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COVID-19: Remember Empathy when Judging Action of Others During Pandemic

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This past weekend was beautiful.

The sun was shining, there was barely any wind, and some restrictions of quarantine were lifted.  While most of us chose to stay at home and isolate ourselves in our own backyards, we saw many people flood to parks to escape the prisons of our homes and the awful winter weather we experienced in May. 

My first initial reaction when I saw pictures of thousands of people in a Toronto park was to be angry and upset.  But as always, I remembered again what I teach, try your best to have empathy for others, as we don’t always know their situation.

In my efforts to empathize, I thought to myself I’m fortunate to have a home with a backyard where I can go out to a private outdoor space whenever I want to.  Unlike many who live in Toronto who only have a tiny balcony that may or may not get any sunlight.  After months of waiting in line for grocery stores and all other services, it can feel very frustrating.  For the people living in condos, they are also waiting in grocery store lines, plus having to wait in line just to use the elevator to get back to their condo.  They may not own a car and so need to carry now 1-2 weeks worth of groceries home many blocks over.  So, what we saw this weekend when park restrictions were lifted, was for many people the first time in months they were able to be outside in the sun. 

Before getting upset by these empathetic reflections, I am not dismissing this behaviour.  Empathy doesn’t mean you have to agree with it, just to understand it.  This behaviour in my opinion was still selfish and put many peoples lives at risk.  We have every right to be upset by this behaviour, especially if you have lost a loved one to the virus, or have watched a person die because of the virus.  In an effort to understand, we should try to observe who were the people who turned a park into a festival.  Did you notice that several of the people pictured were teenagers and young adults? I’m not saying everyone was, but many were. And there are several explanations from a psychology perspective on risk taking behaviours in adolescence. 

Before I elaborate on the neuroscience behind risk taking and adolescence, I first want you to reflect on your own actions before the age of 25.  Did you drive faster despite knowing that car accidents kill? Did you ever act recklessly with friends at a party? Did you take more drugs or alcohol without thinking of the consequences of your actions? Would you do half the things now that you did when you were 19? I bet many of us would answer “NO WAY”.  That there is no way we would jeopardize our own safety or others by doing some of the stupid things we did back when.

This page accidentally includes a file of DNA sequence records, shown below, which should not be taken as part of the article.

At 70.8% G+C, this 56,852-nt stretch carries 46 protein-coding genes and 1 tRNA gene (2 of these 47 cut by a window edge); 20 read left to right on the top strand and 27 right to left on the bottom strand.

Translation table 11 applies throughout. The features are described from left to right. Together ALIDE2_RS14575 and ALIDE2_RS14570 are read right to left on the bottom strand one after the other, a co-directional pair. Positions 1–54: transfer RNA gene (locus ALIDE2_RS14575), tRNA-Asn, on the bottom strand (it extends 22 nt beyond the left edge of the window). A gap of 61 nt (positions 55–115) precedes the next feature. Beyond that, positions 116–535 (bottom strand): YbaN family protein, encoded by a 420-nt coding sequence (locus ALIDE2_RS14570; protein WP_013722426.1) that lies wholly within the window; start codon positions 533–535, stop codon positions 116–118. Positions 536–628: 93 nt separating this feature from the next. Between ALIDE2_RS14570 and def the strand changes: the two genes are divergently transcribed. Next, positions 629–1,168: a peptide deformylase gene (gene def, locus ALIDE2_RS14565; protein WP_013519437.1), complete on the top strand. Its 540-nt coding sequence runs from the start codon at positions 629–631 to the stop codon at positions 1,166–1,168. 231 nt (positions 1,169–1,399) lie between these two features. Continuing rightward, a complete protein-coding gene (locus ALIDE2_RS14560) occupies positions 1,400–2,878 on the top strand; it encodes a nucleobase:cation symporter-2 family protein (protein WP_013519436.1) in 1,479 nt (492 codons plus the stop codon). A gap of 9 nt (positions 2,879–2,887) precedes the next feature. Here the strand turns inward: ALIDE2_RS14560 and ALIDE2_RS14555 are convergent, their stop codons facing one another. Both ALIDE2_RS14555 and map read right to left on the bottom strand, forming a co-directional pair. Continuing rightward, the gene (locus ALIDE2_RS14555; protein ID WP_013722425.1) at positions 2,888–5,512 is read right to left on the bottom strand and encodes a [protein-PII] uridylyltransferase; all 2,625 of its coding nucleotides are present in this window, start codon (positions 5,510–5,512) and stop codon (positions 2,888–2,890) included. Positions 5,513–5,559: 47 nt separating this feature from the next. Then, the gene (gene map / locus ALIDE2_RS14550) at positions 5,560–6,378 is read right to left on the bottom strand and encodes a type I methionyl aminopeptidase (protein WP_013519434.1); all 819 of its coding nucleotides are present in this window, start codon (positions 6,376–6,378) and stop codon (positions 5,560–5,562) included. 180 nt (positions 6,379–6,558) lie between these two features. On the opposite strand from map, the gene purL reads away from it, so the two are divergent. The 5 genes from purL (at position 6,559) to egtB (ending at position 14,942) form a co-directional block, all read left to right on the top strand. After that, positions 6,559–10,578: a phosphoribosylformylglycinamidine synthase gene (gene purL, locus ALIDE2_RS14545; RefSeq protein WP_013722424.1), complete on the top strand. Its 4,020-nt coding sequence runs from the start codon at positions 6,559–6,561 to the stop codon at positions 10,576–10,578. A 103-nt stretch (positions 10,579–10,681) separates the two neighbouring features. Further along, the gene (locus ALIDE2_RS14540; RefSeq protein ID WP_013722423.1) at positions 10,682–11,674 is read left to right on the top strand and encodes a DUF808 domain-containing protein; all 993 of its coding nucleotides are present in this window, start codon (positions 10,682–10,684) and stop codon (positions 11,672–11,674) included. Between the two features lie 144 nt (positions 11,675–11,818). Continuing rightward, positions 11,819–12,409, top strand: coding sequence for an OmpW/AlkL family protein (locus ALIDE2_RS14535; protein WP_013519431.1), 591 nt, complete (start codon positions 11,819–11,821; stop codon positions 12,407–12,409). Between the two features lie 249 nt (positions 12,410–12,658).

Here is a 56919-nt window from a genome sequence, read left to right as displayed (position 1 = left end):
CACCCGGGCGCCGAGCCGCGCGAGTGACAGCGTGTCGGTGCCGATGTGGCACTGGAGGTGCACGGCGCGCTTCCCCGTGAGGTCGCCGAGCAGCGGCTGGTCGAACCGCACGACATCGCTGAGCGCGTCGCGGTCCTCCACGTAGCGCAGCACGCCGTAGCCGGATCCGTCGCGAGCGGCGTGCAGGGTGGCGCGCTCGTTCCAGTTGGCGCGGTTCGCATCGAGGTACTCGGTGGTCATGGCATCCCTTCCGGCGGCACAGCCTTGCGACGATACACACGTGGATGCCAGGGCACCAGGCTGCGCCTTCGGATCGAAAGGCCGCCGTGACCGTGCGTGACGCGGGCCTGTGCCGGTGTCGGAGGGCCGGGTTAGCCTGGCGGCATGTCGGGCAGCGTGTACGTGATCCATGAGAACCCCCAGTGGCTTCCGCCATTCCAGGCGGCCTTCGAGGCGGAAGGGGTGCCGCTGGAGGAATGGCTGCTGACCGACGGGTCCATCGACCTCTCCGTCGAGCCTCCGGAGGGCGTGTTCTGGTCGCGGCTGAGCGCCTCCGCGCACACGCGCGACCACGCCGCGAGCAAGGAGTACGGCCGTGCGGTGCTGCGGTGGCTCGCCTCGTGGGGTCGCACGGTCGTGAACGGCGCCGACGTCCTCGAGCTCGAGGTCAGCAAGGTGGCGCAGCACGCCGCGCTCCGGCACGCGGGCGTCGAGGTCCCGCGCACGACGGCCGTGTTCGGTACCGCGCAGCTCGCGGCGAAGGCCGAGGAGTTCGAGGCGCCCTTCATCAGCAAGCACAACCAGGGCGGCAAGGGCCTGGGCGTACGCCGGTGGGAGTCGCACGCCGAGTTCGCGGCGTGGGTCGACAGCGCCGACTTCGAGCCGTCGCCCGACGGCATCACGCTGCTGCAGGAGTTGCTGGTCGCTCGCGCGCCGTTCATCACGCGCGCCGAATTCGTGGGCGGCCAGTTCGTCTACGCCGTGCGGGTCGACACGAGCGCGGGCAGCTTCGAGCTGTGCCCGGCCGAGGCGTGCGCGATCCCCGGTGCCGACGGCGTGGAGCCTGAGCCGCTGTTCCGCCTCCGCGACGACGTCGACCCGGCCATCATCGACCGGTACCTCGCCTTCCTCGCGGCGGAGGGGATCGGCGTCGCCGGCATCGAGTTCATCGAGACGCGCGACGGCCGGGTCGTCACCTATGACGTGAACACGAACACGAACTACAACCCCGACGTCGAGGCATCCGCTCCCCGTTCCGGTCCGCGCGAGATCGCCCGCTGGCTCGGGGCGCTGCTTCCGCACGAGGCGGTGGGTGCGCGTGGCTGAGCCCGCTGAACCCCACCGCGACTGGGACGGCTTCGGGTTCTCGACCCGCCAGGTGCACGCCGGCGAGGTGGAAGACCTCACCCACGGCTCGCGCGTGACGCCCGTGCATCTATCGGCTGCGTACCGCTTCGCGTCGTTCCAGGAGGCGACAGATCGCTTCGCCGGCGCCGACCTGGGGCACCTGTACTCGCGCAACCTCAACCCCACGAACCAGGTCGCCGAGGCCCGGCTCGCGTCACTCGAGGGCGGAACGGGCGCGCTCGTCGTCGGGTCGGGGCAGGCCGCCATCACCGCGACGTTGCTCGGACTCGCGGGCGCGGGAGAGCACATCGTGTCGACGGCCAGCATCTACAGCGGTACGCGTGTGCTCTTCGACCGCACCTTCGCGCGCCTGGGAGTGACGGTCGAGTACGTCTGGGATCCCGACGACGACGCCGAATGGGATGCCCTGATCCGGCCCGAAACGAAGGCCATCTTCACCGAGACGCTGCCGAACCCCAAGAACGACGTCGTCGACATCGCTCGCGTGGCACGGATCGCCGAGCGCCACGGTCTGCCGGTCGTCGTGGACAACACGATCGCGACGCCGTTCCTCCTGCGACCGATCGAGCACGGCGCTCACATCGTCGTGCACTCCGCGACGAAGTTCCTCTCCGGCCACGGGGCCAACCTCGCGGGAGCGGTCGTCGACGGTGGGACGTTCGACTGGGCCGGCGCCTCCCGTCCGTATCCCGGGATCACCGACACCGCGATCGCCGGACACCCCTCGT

With age we learn, and our brain develops through innate genetic processes and lived experiences.  Our brains from a genetic perspective, do not fully develop until the ages of 21-25.  The part of our brain that hasn’t fully developed is our frontal lobe; which is responsible for processes such as reasoning, decision making, problem solving, and emotional expression amongst others.  During our transition from childhood to adolescence our brains are prone to releasing higher amounts of dopamine during highly risky but highly rewarding outcomes.  They don’t have the same response for low to moderate reward valued experiences.  Essentially, the bigger the risk the better the reward.  Steinberg (2008) discusses the many structural developments happening in the frontal lobe during early adulthood, and that it’s only as we learn over time our neural pathways grow.  In other words, our brain develops during this age by making higher risk and higher reward activities more enticing than lower risk and lower rewards.  This is why in our youth we may have driven recklessly and gotten into a car accident.  This incident has now shaped us and served as an experience to help us decide to slow down next time.  If we experimented with too many drugs and/or alcohol and got sick from it, this experience allowed us to grow and know to use less next time. 

Bringing this information back into our current situation, I do want to add that many teenagers and young adults have been very respectful and have acted beyond what many of us might have been able to cope with at that age.  For those who have engaged in large group gatherings during quarantine, we could compare it to when a young adult drives under the influence and gets into an accident - people get hurt.  The lesson from reducing those behaviours is that because of this understanding of brain development, it is not always a teachable moment unless we directly experience the consequences of our actions ourselves.  The best shot we have at reducing this behaviour is to start by empathizing and understanding why this behaviour is happening, then to show the consequences of these actions similarly to drunk driving commercials.  Again, we don’t have to agree with others actions, but we can empathize in order to learn from it.

 EDITOR’S NOTE: Christina Fuda is the Mental Health First Aid Coordinator at Ontario Shores. During the pandemic, she will be blogging regularly around the impact of COVID-19 from a mental health perspective. Send your suggestions for topics to @email 

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